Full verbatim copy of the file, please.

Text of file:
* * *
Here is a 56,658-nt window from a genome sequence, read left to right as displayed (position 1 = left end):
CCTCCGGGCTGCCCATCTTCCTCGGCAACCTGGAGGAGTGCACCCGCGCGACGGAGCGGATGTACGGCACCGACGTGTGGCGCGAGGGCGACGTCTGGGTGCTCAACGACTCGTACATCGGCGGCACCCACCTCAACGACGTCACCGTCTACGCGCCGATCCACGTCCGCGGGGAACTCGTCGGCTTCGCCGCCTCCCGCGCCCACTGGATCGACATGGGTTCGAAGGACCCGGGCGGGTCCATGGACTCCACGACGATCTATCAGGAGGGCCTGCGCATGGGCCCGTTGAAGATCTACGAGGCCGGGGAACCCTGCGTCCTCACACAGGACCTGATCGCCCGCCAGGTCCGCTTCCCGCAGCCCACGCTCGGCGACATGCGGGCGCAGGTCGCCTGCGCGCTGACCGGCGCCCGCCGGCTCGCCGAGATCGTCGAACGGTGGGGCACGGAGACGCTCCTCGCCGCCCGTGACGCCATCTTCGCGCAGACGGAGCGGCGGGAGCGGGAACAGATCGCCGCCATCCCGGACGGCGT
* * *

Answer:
Here is a 56,658-nt window from a genome sequence, read left to right as displayed (position 1 = left end):
CCTCCGGGCTGCCCATCTTCCTCGGCAACCTGGAGGAGTGCACCCGCGCGACGGAGCGGATGTACGGCACCGACGTGTGGCGCGAGGGCGACGTCTGGGTGCTCAACGACTCGTACATCGGCGGCACCCACCTCAACGACGTCACCGTCTACGCGCCGATCCACGTCCGCGGGGAACTCGTCGGCTTCGCCGCCTCCCGCGCCCACTGGATCGACATGGGTTCGAAGGACCCGGGCGGGTCCATGGACTCCACGACGATCTATCAGGAGGGCCTGCGCATGGGCCCGTTGAAGATCTACGAGGCCGGGGAACCCTGCGTCCTCACACAGGACCTGATCGCCCGCCAGGTCCGCTTCCCGCAGCCCACGCTCGGCGACATGCGGGCGCAGGTCGCCTGCGCGCTGACCGGCGCCCGCCGGCTCGCCGAGATCGTCGAACGGTGGGGCACGGAGACGCTCCTCGCCGCCCGTGACGCCATCTTCGCGCAGACGGAGCGGCGGGAGCGGGAACAGATCGCCGCCATCCCGGACGGCGT